“Fine, you make valid points,” Wade conceded. “I’m sorry for being condescending, but I objectively have the most at stake here!”

“I grow weary of you mammals and your endless bickering and catastrophizing!” Wally interjected. “Take things one step at a time and concentrate on the here and now instead of fretting impotently over some worst-case scenario!”

“As much as it pains me to admit, Wally actually kind of has a point,” Kristy said. “Let’s just focus on the new apprentices for now.”

“Maybe having some fresh faces will drum up some interest in our team,” Dennis added.

“Perhaps…” Wade considered, finally beginning to relax. Then, his phone buzzed. “…Speak of the devil, they’ve arrived!”


Ben loafed around the waiting room of the Wyldcard Compound’s lobby. His application for the team’s apprenticeship program had been approved, and he was feeling cautiously optimistic about his future prospects. He vacantly scrolled through his social media feed on his phone, trying not to stare at the other applicant sitting on the sofa next to him.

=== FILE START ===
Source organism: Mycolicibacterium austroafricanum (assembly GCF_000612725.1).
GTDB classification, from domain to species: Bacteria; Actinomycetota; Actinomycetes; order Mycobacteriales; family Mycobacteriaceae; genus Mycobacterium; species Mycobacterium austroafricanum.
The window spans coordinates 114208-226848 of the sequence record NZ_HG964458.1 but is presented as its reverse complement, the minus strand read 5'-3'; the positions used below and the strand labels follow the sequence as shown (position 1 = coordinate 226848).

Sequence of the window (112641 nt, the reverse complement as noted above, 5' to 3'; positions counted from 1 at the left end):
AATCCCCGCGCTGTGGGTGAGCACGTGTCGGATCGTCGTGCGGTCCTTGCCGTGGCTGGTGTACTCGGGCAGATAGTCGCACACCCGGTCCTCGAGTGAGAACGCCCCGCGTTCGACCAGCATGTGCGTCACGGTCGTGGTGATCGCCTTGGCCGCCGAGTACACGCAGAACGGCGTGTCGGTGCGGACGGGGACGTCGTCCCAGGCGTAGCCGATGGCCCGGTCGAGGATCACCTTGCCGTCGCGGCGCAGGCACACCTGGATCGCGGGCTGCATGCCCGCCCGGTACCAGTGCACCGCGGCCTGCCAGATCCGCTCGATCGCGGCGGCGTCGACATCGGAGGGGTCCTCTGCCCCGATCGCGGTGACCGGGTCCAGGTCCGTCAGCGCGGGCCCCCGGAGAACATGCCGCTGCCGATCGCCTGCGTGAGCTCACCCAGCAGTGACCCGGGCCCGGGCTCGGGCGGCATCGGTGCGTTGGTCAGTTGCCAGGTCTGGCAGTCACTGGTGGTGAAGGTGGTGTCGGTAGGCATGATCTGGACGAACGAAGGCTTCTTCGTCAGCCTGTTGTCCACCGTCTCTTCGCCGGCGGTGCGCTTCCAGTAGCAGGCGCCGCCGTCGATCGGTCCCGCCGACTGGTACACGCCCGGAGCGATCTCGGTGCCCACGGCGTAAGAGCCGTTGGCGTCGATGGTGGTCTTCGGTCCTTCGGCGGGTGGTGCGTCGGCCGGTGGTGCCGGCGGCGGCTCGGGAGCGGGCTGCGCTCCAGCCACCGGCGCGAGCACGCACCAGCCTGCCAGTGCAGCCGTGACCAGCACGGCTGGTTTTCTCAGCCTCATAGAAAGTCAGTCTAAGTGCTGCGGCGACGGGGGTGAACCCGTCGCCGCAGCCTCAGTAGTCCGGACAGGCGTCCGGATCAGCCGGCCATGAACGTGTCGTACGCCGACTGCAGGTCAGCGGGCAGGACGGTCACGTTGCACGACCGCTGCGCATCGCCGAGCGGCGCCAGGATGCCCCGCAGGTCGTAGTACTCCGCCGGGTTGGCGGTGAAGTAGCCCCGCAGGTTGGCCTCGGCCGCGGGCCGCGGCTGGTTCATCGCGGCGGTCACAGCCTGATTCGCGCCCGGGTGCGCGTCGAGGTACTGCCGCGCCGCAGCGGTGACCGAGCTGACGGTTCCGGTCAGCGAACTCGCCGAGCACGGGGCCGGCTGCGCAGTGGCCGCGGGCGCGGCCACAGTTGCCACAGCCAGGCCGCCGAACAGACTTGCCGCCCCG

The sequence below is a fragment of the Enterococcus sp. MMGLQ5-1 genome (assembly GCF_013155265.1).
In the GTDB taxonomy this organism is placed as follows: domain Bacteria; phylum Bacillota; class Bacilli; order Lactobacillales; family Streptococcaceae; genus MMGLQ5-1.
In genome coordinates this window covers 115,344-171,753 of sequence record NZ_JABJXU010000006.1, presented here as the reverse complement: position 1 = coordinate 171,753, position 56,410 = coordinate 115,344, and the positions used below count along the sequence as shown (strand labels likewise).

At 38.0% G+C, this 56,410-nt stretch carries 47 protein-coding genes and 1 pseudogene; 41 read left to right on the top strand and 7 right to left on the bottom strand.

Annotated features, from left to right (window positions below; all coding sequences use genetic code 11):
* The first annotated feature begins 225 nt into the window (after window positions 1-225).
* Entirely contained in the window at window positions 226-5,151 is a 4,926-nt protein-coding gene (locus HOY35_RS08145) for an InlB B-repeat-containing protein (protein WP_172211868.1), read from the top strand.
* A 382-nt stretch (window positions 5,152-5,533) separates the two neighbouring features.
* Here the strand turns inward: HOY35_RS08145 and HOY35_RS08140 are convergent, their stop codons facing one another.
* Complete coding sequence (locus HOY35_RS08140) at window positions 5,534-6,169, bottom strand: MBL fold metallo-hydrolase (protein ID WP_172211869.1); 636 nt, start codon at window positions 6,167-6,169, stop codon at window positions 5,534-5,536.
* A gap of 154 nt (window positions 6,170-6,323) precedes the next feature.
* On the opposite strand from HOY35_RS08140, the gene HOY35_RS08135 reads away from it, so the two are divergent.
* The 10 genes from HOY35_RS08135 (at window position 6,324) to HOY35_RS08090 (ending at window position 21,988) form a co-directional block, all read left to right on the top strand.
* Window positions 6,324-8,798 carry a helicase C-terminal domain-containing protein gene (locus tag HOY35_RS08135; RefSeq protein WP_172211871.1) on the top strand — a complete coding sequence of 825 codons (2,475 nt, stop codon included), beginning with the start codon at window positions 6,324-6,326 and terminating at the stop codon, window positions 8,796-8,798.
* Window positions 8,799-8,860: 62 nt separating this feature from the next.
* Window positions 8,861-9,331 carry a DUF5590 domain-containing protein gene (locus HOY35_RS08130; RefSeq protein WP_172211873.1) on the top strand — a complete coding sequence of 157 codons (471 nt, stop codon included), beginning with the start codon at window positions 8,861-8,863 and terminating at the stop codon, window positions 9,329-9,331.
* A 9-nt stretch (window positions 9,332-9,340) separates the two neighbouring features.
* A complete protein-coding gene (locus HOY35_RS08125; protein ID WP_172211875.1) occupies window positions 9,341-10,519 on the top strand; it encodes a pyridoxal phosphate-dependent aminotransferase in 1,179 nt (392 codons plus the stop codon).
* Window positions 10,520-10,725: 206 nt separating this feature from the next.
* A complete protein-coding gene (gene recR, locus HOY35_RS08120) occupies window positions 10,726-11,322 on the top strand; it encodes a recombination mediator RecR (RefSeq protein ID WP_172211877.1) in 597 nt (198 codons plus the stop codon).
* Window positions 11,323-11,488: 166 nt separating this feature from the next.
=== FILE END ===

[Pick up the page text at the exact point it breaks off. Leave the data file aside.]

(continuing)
She was a Domonid; a member of the species of sapient flightless avian people originally native to the world of Dimentiara. Her kind were diminutive, with a spindly, gibbon-like build, and her glossy black hind-talons didn’t even reach the floor. Ben had never seen a Domonid up close before. Though humans were originally refugees to Dimentiara, since their arrival over a century ago their population had swelled and they were now the planet’s largest demographic, outnumbering its native races by a wide margin. The closest Domonid settlement was Kaadkya City, about an hour and a half’s ride by maglev north of Zaito City; Ben’s home town of Billaine was tiny and didn’t have any sapient non-humans at all.